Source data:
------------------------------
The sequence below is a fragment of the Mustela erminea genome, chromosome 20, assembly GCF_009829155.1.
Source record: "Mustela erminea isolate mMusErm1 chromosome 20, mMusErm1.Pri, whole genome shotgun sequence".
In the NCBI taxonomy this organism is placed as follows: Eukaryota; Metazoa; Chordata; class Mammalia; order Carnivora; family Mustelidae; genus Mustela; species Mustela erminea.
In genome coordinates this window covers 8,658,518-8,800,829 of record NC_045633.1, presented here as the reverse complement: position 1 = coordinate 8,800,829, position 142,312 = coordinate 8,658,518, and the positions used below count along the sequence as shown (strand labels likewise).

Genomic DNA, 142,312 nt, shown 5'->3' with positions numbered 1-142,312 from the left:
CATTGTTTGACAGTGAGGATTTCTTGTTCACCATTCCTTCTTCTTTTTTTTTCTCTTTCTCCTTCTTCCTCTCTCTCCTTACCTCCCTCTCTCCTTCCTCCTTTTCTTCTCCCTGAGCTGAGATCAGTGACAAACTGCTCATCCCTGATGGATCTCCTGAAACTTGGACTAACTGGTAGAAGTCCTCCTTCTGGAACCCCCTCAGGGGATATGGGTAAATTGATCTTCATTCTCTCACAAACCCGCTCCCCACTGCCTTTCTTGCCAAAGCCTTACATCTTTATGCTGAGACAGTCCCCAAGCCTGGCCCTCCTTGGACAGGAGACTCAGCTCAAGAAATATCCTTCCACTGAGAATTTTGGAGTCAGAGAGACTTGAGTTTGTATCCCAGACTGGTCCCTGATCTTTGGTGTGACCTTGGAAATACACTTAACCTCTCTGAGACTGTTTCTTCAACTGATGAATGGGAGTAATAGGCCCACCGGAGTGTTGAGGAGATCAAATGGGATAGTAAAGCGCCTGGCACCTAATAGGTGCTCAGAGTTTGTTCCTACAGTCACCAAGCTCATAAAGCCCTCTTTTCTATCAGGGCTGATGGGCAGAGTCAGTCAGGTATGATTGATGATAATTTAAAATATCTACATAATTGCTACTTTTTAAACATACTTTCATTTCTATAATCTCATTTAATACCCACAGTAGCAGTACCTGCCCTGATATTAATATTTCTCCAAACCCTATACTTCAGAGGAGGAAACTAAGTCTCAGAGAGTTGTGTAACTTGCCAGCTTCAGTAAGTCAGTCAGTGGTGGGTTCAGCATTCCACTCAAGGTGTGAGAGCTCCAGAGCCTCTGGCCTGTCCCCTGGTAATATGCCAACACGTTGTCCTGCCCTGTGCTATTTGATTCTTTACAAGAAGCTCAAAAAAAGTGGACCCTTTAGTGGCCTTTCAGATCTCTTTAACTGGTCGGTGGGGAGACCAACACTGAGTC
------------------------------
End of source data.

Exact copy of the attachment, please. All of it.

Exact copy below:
The sequence below is a fragment of the Mustela erminea genome, chromosome 20, assembly GCF_009829155.1.
Source record: "Mustela erminea isolate mMusErm1 chromosome 20, mMusErm1.Pri, whole genome shotgun sequence".
In the NCBI taxonomy this organism is placed as follows: Eukaryota; Metazoa; Chordata; class Mammalia; order Carnivora; family Mustelidae; genus Mustela; species Mustela erminea.
In genome coordinates this window covers 8,658,518-8,800,829 of record NC_045633.1, presented here as the reverse complement: position 1 = coordinate 8,800,829, position 142,312 = coordinate 8,658,518, and the positions used below count along the sequence as shown (strand labels likewise).

Genomic DNA, 142,312 nt, shown 5'->3' with positions numbered 1-142,312 from the left:
CATTGTTTGACAGTGAGGATTTCTTGTTCACCATTCCTTCTTCTTTTTTTTTCTCTTTCTCCTTCTTCCTCTCTCTCCTTACCTCCCTCTCTCCTTCCTCCTTTTCTTCTCCCTGAGCTGAGATCAGTGACAAACTGCTCATCCCTGATGGATCTCCTGAAACTTGGACTAACTGGTAGAAGTCCTCCTTCTGGAACCCCCTCAGGGGATATGGGTAAATTGATCTTCATTCTCTCACAAACCCGCTCCCCACTGCCTTTCTTGCCAAAGCCTTACATCTTTATGCTGAGACAGTCCCCAAGCCTGGCCCTCCTTGGACAGGAGACTCAGCTCAAGAAATATCCTTCCACTGAGAATTTTGGAGTCAGAGAGACTTGAGTTTGTATCCCAGACTGGTCCCTGATCTTTGGTGTGACCTTGGAAATACACTTAACCTCTCTGAGACTGTTTCTTCAACTGATGAATGGGAGTAATAGGCCCACCGGAGTGTTGAGGAGATCAAATGGGATAGTAAAGCGCCTGGCACCTAATAGGTGCTCAGAGTTTGTTCCTACAGTCACCAAGCTCATAAAGCCCTCTTTTCTATCAGGGCTGATGGGCAGAGTCAGTCAGGTATGATTGATGATAATTTAAAATATCTACATAATTGCTACTTTTTAAACATACTTTCATTTCTATAATCTCATTTAATACCCACAGTAGCAGTACCTGCCCTGATATTAATATTTCTCCAAACCCTATACTTCAGAGGAGGAAACTAAGTCTCAGAGAGTTGTGTAACTTGCCAGCTTCAGTAAGTCAGTCAGTGGTGGGTTCAGCATTCCACTCAAGGTGTGAGAGCTCCAGAGCCTCTGGCCTGTCCCCTGGTAATATGCCAACACGTTGTCCTGCCCTGTGCTATTTGATTCTTTACAAGAAGCTCAAAAAAAGTGGACCCTTTAGTGGCCTTTCAGATCTCTTTAACTGGTCGGTGGGGAGACCAACACTGAGTC